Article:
Scarlett Johansson goes off the radar in this low-budget Scottish thriller, which is far more offbeat than anything she's ever done before. Her fans are likely to be perplexed by the film's lack of any meaningful dialog, its ambiguous plot and relentlessly artful imagery. But inventive filmmaker Jonathan Glazer (Sexy Beast) has created one of the most atmospheric sci-fi horror movies in recent memory.
Just outside Glasgow, an alien creature assumes the shape of a woman (Johansson) and starts prowling the city streets in search of men. With disarming flirtation, she sparks the sexual appetites of a series of guys, luring them into her inky lair, where they're trapped like bugs in a roach motel. But some unexpected events get her thinking about human sexuality, so she decides to explore it herself. With the next guy, she has a go at romance, and then later she puts herself into a startlingly vulnerable situation. But by going off the grid, she alerts her alien cohorts that something isn't quite right.
By refusing to use standard storytelling or filmmaking techniques, Glazer has made a movie that feels like it comes from outer space. But while we never get a grip on any of the characters, we can easily identify with the yearning emotions they're feeling. Which draws us in on a deeper level than we expect. In this respect, Johansson's performance is unusually subdued. Setting her glamorous Hollywood image aside, she becomes a lost soul who almost looks frumpy (she's still gorgeous enough to get any man she wants), and her search for meaning in human sexuality is fascinating.
Continue reading: Under The Skin Review
The world just isn't safe with the likes of Laura interspersed across the human race. An alien transformed to look like a dazzlingly attractive human woman, she is ordered by her own world to travel to Earth to target unsuspecting wanderers and hitchhikers in a twisted scheme set up by her planet to harvest human bodies for meat. But adapting to a new planetary lifestyle has its difficulties and Laura finds herself struggling with the vast day-to-day changes. She soon begins to realise the power in her beautiful appearance, however, and takes to the roads of Scotland to seduce and drug her usually male targets, offer them to her leaders and thus complete her dastardly assignment.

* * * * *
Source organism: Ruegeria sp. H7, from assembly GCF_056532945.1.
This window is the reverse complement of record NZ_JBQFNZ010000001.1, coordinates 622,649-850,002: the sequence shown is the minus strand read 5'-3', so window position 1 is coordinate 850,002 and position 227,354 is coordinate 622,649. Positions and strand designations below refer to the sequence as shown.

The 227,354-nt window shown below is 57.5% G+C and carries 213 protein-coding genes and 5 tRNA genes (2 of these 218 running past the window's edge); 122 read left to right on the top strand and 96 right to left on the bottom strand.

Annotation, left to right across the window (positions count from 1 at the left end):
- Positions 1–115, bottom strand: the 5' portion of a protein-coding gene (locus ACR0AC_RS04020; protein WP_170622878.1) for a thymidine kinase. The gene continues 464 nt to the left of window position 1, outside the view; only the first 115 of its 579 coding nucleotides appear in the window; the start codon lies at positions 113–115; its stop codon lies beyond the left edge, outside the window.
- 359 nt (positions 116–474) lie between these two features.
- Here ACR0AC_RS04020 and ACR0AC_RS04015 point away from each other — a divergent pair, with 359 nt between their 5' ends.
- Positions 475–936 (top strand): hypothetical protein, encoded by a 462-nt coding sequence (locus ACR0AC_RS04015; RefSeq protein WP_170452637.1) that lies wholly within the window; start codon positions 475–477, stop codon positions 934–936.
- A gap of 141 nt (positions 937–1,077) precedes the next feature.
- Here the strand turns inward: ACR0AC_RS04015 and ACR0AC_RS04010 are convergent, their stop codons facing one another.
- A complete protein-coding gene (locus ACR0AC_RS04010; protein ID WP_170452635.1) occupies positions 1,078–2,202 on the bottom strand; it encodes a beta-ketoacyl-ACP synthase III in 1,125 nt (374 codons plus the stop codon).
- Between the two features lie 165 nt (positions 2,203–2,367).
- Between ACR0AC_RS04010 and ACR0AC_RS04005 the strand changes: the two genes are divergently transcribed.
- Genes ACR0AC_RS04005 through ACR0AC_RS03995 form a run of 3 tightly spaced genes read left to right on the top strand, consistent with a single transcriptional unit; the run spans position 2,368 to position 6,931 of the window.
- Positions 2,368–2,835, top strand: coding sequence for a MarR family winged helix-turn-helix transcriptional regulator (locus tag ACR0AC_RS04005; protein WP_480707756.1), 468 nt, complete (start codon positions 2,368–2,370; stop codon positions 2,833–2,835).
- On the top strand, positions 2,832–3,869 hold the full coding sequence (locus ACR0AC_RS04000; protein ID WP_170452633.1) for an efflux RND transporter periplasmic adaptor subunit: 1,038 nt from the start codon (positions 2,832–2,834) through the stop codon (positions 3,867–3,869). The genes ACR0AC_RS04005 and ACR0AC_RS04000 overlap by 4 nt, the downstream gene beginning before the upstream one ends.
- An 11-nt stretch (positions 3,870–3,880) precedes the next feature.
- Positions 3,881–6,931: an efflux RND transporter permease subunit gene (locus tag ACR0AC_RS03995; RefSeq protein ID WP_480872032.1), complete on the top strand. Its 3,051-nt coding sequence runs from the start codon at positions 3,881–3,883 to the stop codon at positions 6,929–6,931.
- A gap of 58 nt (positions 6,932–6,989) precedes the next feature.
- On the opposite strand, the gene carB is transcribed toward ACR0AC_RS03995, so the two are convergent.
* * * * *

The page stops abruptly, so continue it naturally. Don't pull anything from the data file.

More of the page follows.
Continue: Under The Skin - UK Trailer
Laura is an alien in human form sent down from her planet to harvest human beings as meat in any way she can. Confused by the strange new world she has landed in and by her own appearance, she walks the streets of Scotland seducing and drugging her targets - which are mainly unsuspecting men - before taking them back to the rich corporation she works for to be reduced to food.
Continue: Under The Skin Trailer
The men involved are air force members from the Czech Republic who've escaped Nazi occupation of their homeland and now fight for the Allied forces in the British patrol. Their leader, Franta Slama (Ondrej Vetchý), amiably directs his troops in a casual, European manner. You sense he'd much rather be their friend than superior, and his closest relationship forms with up-and-coming pilot Karel (Krystof Hádek). Their friendship, unfortunately, isn't long for this world.
Continue reading: Dark Blue World Review
Parallel themes of honor, freedom and love run side-by-side through the World War II air war-and-amour melodrama "Dark Blue World." But the picture's stale and flimsy romance sends this otherwise stunning and profound combat story into an unrecoverable tailspin.
A fictionalized account of heroic Czechoslovakian pilots who escaped the invading Nazis and fled to England to join the Royal Air Force, the film is seen through the eyes of one such pilot who returned home after the war only to be imprisoned under a dictate from the USSR. The post-war Czech puppet government feared he and other freedom fighters might rise up against the iron fist of communism.
Part of the plot takes place in a prison hospital in 1950, where weary war hero Slama (Ondrej Vetchy) has been taken after collapsing from exhaustion while working in the stockade's factory. Here he recounts his war days to a sympathetic doctor, a former SS agent burdened with guilt about his role in Nazi atrocities.
Continue reading: Dark Blue World Review